Herculean task ahead of Indian women hockey team
Melbourne, Mar 22: Defending champion India faces a Herculean task as they take on formidable New Zealand in the semifinals of the Women hockey competition of the Commonwealth Games here tomorrow.
The Kiwis topped pool B defeating another title contender England who will now cross swords with Australia in the other semifinal.
India started their title defence on a tentative note as they lost to Australia and then split points with South Africa but after that they managed to regroup themselves and won their next two matches.
New Zealand is a very fast and agile side and the Indians will do well to slow down the pace of the game. The Kiwis are used to hit-and-run tactics and they have the stamina and energy to run around the turf for the entire 70 minutes which is clearly not the case with India.
The defending champions, besides attacking, will have to defend their citadel as well because the Kiwis are know for lightning tearaway counters. New Zealand defence looks solid and their penalty corner conversion rate is also quite high.
But the same can not be said about the Indians. They forced 15 penalty corners against Malaysia in their last league match but could convert only five. Tomorrow it is going to be a different ball game against a much stronger squad.
The Indians can't afford to miss chances the way they did in their league matches. There will be no second time in the semifinals and the defending champions will have to have their plan cut out for all sorts of situations.
Indian goalkeeper Helen Mary has given good account of herself while defenders Kanti Baa and Rajwinder Kaur have played well in patches. The forwards, especially Mamta Kharab, has to lead the charge and keep the opposition under pressure. Saba Anjum, Jyoti Kullu and Surinder Kaur need to be more focus and deliver the goods.
The most important thing for the Indians is to convert most of the penalty corners. Their forwards may find it hard to get the field goals so they will go for getting the penalty corners.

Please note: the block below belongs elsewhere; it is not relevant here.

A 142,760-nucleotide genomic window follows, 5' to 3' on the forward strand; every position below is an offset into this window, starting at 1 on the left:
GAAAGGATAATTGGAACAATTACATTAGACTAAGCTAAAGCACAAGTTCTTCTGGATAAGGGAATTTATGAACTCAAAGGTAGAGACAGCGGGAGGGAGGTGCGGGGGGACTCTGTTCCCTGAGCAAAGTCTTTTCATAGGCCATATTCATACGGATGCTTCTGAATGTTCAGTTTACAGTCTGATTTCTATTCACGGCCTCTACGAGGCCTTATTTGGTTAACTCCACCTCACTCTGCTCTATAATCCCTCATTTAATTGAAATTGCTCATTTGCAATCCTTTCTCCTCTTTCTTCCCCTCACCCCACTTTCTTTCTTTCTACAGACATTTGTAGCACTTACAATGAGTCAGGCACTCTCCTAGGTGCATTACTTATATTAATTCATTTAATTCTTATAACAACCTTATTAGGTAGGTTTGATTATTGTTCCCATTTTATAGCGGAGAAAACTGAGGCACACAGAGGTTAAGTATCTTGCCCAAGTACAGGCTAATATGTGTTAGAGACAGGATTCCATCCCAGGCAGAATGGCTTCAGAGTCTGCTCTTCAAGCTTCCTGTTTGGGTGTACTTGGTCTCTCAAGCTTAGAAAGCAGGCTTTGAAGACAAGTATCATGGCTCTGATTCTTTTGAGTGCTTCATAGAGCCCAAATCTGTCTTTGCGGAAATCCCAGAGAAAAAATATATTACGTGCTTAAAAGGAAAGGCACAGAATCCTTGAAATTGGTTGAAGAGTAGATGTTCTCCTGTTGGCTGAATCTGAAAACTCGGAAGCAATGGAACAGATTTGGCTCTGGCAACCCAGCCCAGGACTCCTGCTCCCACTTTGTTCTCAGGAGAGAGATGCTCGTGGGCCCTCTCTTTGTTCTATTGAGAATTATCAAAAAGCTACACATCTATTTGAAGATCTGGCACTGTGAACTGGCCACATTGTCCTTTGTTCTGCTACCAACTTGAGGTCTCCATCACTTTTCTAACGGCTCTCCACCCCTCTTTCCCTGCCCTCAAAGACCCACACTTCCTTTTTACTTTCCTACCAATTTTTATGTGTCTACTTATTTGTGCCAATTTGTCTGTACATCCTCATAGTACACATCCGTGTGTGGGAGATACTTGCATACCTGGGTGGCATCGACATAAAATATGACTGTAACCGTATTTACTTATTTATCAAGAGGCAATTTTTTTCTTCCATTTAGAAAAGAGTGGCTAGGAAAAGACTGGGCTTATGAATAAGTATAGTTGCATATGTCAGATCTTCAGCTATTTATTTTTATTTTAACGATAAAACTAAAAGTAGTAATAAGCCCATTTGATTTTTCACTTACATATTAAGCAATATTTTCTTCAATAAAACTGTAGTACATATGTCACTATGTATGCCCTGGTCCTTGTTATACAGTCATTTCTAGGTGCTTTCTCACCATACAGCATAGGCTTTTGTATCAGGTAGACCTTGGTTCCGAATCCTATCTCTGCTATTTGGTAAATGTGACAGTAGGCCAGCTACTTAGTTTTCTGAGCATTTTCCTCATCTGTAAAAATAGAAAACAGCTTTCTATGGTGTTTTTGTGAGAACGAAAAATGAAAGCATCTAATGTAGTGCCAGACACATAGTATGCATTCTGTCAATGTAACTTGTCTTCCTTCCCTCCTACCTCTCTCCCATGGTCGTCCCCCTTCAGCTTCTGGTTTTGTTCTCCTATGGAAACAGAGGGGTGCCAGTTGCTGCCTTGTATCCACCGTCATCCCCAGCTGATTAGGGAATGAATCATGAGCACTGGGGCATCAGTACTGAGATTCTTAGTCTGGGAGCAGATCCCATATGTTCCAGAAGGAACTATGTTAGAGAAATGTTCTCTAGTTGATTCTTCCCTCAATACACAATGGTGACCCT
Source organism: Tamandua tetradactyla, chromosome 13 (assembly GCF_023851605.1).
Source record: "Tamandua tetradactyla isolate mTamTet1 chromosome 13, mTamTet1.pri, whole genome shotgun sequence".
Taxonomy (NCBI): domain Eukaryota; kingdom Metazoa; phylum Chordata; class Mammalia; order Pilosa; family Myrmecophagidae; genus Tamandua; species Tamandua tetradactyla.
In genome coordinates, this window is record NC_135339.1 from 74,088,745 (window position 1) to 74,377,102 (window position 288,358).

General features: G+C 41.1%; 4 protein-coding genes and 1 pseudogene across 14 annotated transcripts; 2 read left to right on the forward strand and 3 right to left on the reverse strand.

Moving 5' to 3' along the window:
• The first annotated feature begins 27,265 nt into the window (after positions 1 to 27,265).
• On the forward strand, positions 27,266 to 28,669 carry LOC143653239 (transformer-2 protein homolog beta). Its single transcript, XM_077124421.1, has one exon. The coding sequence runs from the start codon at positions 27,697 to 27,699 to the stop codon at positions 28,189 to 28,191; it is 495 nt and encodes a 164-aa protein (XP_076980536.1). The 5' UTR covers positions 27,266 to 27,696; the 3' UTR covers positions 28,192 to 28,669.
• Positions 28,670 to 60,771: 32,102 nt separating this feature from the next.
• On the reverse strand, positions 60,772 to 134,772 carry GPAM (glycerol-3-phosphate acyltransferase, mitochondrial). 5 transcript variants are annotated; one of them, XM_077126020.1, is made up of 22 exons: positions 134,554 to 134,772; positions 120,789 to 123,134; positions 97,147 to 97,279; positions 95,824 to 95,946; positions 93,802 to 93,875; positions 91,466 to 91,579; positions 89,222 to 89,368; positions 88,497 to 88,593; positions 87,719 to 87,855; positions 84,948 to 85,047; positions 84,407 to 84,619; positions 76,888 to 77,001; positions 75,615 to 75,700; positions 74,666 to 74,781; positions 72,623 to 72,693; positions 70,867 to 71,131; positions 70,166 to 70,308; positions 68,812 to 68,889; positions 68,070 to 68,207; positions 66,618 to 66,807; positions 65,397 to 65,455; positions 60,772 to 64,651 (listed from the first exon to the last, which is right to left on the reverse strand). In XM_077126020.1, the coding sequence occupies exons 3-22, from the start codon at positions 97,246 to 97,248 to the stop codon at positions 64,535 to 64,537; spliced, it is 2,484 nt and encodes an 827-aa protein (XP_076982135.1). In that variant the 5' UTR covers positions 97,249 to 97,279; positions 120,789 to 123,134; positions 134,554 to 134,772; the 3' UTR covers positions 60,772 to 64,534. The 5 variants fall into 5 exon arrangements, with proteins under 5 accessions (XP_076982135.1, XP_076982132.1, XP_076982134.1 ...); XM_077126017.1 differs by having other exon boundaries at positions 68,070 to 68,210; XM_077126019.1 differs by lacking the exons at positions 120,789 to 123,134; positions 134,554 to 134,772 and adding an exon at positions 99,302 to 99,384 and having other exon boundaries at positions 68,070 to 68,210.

A big responsibility is on Subhadra Pradhan, Asunita Lakra and Sumrai Tete to keep the halfline functioning like a well-oiled machine and keep distributing balls to the forwards.
''It is a big match and I am very hopeful that the girls will rise to the occasion. There will be no second chance and the players should understand that,'' said coach M K Kaushik.
Uncowered by the opposition's stature,the coach said, ''I don't think that New Zealand is unbeatable, but all will depend on how the girls play tomorrow and I have told the players that they have to score off the penalty corners.'' ''We have reached the semifinals and just a step away from the final and this itself should motivate the players to give their best,'' he added.
Though Kaushik sounded upbeat, the ground reality is that the Kiwis are in sublime form and they have a formidable forward line.
Their skipper Suzanne Muirhead is a very experienced player having played 222 internationals so far. Another forward Diana Elizabeth Weavers is also a veteran of 164 matches.
The Kiwis are much experienced, compared to the Indians and the defending champions will have to produce something extraordinary to upset all the calculations.
The Indian girls did it against all odds in Manchester 2002 and whether they can repeat that performance in Melbourne 2006 remains to be seen.